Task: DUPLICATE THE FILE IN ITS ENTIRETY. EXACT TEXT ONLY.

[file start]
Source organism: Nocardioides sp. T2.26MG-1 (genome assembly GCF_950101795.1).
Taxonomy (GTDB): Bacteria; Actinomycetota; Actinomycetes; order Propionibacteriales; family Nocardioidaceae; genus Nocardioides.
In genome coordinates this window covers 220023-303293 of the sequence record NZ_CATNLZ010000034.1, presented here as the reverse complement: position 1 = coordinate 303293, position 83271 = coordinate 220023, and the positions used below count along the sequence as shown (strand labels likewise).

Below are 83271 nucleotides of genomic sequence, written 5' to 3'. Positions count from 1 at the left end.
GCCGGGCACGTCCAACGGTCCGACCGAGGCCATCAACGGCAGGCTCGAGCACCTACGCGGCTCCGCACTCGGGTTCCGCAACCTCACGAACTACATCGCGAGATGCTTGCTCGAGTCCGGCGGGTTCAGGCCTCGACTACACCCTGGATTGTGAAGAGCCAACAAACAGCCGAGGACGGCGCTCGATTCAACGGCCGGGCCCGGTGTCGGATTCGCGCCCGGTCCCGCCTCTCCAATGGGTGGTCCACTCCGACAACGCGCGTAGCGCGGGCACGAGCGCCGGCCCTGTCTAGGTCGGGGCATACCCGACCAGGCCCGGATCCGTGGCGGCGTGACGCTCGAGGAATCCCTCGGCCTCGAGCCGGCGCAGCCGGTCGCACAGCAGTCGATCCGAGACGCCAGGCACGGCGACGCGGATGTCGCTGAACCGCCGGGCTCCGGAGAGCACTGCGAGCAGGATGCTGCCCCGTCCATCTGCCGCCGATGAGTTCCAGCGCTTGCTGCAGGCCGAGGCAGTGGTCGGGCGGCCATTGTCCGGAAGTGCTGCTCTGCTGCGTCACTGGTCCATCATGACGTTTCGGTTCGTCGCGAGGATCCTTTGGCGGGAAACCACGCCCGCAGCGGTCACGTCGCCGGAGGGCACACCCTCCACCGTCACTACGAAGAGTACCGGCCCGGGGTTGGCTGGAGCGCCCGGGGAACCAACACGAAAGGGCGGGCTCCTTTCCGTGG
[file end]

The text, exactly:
Source organism: Nocardioides sp. T2.26MG-1 (genome assembly GCF_950101795.1).
Taxonomy (GTDB): Bacteria; Actinomycetota; Actinomycetes; order Propionibacteriales; family Nocardioidaceae; genus Nocardioides.
In genome coordinates this window covers 220023-303293 of the sequence record NZ_CATNLZ010000034.1, presented here as the reverse complement: position 1 = coordinate 303293, position 83271 = coordinate 220023, and the positions used below count along the sequence as shown (strand labels likewise).

Below are 83271 nucleotides of genomic sequence, written 5' to 3'. Positions count from 1 at the left end.
GCCGGGCACGTCCAACGGTCCGACCGAGGCCATCAACGGCAGGCTCGAGCACCTACGCGGCTCCGCACTCGGGTTCCGCAACCTCACGAACTACATCGCGAGATGCTTGCTCGAGTCCGGCGGGTTCAGGCCTCGACTACACCCTGGATTGTGAAGAGCCAACAAACAGCCGAGGACGGCGCTCGATTCAACGGCCGGGCCCGGTGTCGGATTCGCGCCCGGTCCCGCCTCTCCAATGGGTGGTCCACTCCGACAACGCGCGTAGCGCGGGCACGAGCGCCGGCCCTGTCTAGGTCGGGGCATACCCGACCAGGCCCGGATCCGTGGCGGCGTGACGCTCGAGGAATCCCTCGGCCTCGAGCCGGCGCAGCCGGTCGCACAGCAGTCGATCCGAGACGCCAGGCACGGCGACGCGGATGTCGCTGAACCGCCGGGCTCCGGAGAGCACTGCGAGCAGGATGCTGCCCCGTCCATCTGCCGCCGATGAGTTCCAGCGCTTGCTGCAGGCCGAGGCAGTGGTCGGGCGGCCATTGTCCGGAAGTGCTGCTCTGCTGCGTCACTGGTCCATCATGACGTTTCGGTTCGTCGCGAGGATCCTTTGGCGGGAAACCACGCCCGCAGCGGTCACGTCGCCGGAGGGCACACCCTCCACCGTCACTACGAAGAGTACCGGCCCGGGGTTGGCTGGAGCGCCCGGGGAACCAACACGAAAGGGCGGGCTCCTTTCCGTGG